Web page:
In order for ILCs to realise the full extent of their rights under Art 8 j it is crucial for them to develop community protocols based on their 'ecological values' that will inform all future ABS negotiations between them and other stakeholders who want access to their TK. While the ILCs themselves may be aware of their 'ecological values' on which their traditional lifestyles are based, setting them out in the form of community protocols would give parties interested in accessing the TK of ILCs clear guidelines as to the ethical preconditions and terms of potential ABS agreements. Community protocols amongst ILCs that are spread across national boundaries and/or between ILCs that share the same TK but belong to different cultural and ethnic groups would also be the only way in which to provide potential non community users of TK transparent instructions as to how and from whom to secure PIC, negotiate MAT and share benefits with.

States can at best insist that any access to TK must be based on ABS agreements with communities to whom the TK belongs, but neither national nor international law can go any further than this. It is communities to whom the TK belongs that must through community protocols guide parties interested in using TK on how to secure legitimate use rights. If this is not done than every potential user of TK despite having negotiated an ABS agreement risks being accused of misappropriation by: (i) either the community members who feel that the community representative who negotiated the agreement had no authority to do so or (ii) by other communities that share the same TK who feel that they were wrongfully excluded from the ABS agreement.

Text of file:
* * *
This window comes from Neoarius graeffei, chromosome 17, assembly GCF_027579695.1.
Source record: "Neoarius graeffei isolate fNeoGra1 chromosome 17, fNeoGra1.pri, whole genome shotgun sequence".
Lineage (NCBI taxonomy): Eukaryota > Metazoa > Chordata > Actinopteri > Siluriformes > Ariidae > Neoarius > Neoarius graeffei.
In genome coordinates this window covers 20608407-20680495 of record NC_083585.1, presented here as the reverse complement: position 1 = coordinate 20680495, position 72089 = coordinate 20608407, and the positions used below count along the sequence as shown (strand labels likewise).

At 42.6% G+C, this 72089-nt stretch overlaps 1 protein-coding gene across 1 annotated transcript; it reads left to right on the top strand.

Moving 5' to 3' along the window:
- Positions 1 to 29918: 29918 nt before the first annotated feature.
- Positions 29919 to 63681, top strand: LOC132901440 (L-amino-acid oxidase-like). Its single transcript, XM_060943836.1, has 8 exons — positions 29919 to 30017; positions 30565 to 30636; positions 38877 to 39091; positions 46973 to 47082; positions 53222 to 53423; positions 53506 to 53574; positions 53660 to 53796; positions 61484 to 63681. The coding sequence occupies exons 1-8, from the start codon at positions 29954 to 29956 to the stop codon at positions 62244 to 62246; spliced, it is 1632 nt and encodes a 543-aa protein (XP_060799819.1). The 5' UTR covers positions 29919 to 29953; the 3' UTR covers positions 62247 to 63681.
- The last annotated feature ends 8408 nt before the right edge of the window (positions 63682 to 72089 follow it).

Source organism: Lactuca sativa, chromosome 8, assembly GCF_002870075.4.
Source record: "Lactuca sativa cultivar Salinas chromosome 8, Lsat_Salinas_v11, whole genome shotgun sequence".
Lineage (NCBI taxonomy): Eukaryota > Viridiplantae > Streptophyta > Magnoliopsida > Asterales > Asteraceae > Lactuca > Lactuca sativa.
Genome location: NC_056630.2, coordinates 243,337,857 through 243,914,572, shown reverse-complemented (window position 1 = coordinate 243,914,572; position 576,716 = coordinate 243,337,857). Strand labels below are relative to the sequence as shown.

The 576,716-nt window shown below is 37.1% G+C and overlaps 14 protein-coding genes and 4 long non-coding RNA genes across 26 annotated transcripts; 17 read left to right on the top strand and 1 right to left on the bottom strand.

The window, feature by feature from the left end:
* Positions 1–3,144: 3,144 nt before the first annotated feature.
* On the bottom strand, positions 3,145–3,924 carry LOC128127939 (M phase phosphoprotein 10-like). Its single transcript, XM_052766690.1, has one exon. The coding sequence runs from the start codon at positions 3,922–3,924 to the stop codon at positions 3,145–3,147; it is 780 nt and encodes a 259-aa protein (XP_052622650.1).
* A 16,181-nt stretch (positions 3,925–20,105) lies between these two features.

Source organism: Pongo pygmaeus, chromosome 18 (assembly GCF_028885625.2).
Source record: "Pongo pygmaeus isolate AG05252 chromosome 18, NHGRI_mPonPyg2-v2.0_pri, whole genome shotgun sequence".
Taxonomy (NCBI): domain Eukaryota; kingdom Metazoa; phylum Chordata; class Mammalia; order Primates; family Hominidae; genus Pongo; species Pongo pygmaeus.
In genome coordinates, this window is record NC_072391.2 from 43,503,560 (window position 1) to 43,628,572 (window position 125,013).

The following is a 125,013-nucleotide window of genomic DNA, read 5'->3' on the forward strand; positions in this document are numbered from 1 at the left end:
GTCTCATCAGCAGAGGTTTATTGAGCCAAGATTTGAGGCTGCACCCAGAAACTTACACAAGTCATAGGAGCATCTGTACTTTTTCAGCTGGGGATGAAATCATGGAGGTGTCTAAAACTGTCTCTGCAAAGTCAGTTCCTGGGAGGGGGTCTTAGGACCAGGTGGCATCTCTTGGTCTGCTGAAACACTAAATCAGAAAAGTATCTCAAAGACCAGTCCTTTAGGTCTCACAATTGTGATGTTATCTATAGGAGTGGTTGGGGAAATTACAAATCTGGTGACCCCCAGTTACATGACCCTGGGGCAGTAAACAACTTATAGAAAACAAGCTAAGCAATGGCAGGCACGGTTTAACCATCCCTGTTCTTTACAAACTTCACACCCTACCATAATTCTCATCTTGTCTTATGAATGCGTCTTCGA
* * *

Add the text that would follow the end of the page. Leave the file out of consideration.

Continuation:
The process of developing community protocols would involve communities developing ethical guidelines for ABS negotiations and agreements involving their TK that include but go beyond highlighting best practice standards for obtaining PIC and MAT. A community protocol is an outlining of ecological values on which PIC, MAT and benefit sharing would be based. A useful analogy for a community protocol would be the 'bill of rights' in the Constitution of a country that lists the core values of a people. It enunciates a community’s core values and while it remains a flexible instrument, it provides community members and outside interests a level of certainty about the principles upon which any ABS agreement will be negotiated.